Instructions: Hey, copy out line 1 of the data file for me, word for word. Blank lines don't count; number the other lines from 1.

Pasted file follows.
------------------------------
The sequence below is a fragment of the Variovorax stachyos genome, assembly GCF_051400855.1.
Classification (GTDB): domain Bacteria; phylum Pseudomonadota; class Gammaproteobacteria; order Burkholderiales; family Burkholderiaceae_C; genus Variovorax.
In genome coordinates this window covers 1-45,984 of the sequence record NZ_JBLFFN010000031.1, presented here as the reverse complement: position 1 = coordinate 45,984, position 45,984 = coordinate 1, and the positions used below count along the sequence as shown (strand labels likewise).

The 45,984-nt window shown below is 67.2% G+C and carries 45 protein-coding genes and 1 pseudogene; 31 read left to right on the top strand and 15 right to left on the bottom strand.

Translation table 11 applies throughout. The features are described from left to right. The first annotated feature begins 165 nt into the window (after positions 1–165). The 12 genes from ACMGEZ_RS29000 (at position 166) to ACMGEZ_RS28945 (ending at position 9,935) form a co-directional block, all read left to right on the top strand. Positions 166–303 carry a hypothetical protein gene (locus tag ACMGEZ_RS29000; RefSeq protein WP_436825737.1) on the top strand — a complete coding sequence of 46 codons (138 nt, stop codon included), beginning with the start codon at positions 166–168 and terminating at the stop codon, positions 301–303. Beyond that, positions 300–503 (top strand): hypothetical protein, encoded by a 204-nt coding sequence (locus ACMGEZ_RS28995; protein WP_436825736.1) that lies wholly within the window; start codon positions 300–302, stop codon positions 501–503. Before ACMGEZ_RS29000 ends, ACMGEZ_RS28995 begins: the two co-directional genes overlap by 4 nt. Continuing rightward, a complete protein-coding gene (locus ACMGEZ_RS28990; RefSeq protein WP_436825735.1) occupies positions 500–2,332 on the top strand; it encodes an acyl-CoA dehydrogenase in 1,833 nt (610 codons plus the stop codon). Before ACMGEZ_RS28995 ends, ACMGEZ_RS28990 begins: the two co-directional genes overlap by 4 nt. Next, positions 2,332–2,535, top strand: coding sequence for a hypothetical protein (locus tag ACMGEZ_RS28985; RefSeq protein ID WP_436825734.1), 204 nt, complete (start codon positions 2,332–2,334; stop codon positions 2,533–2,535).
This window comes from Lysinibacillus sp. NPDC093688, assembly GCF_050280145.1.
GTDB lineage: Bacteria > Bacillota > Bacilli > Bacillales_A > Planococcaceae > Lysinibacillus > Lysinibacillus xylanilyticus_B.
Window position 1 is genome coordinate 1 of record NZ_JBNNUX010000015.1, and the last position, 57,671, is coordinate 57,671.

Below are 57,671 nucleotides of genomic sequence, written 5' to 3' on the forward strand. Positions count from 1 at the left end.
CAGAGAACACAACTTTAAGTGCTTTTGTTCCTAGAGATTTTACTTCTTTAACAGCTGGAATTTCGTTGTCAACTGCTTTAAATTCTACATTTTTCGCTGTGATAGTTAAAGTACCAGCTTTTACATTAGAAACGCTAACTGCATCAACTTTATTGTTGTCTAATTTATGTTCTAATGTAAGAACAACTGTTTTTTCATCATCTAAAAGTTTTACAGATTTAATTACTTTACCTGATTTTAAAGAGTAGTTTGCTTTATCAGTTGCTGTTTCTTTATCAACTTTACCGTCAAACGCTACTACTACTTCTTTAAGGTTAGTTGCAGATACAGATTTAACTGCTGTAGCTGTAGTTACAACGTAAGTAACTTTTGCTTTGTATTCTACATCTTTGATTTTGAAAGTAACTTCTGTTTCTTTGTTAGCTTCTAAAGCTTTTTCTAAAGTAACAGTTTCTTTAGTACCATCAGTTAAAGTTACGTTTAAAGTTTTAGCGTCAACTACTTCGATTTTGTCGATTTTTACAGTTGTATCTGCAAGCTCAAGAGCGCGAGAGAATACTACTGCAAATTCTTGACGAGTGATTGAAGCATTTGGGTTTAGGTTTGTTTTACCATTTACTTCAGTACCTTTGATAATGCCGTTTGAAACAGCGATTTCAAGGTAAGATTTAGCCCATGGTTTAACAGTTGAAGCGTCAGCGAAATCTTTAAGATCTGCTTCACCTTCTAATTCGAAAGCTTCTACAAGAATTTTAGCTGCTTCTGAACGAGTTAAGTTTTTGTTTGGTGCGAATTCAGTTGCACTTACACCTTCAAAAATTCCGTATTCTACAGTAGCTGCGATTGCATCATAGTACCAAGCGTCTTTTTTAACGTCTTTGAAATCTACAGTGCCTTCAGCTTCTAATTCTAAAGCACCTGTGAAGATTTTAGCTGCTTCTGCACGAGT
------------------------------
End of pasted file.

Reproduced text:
The sequence below is a fragment of the Variovorax stachyos genome, assembly GCF_051400855.1.